Charms and Charming in Europe (Hardback)Jonathan Roper (editor)
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Publisher: Palgrave USA
Number of pages: 233
Weight: 460 g
Dimensions: 216 x 140 x 18 mm
Edition: 2004 ed.
'[A] thought-provoking history of charms from the medieval period.' - Annual Bulletin of Historical Literature
'Anybody interested in traditional popular culture will welcome the fact that scholars from both Europe and North America are turning increasingly to the systematic analysis of verbal charms, including not merely their texts but their transmission, and the available evidence about the charmers who used them ... This book is an excellent and stimulating contribution to what will, hopefully, become a growing field of study." - Jacqueline Simpson, Folklore
'In a time when 'folklore' is almost as demeaning a word in Britain as it is in France, and when universities remand the study of situated social intercommunication to their psychologists and sociologists, Jonathan Roper acts as if the subject were as vital in his country as it is to American folklorists. ... Roper, nevertheless believing in the enduring interest of British folklore, has uncovered a new genre within it: charms. It's not a genre that's been absent from people's lives or beliefs, but it is new to folklorists. He has gathered philologists, literary and religious scholars, historians, ethnographers, even videographers into a new circle to study it.' - Lee Haring, Western Folklore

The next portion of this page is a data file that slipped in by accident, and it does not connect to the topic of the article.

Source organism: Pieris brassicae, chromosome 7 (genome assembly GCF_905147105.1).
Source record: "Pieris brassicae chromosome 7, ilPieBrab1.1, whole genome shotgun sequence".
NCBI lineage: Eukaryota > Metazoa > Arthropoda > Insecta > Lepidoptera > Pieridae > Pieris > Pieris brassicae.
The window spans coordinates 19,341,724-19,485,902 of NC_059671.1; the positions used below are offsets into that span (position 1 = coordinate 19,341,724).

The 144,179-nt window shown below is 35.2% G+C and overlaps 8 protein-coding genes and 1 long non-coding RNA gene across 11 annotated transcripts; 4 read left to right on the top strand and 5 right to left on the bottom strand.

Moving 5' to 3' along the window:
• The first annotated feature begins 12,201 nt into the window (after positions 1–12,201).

'This little collection offers the best and most accessible picture of the context of magical spells - whether in oral or textual transmission, whether to bind or to heal, whether Christian or hybrid. The authors are folklorists, historians, and manuscript specialists, and they show a pronounced sensitivity to the cultural and performative realities of spell-casting. At the same time, while rarely basing their theoretical positions explicitly in anthropological classics like Malinowski and Tambiah, the authors show a remarkable sophistication in handling the materials and social worlds of magic - perhaps because they focus on "charms and charming" rather than "magic and religion."' - David Frankfurter, Numen
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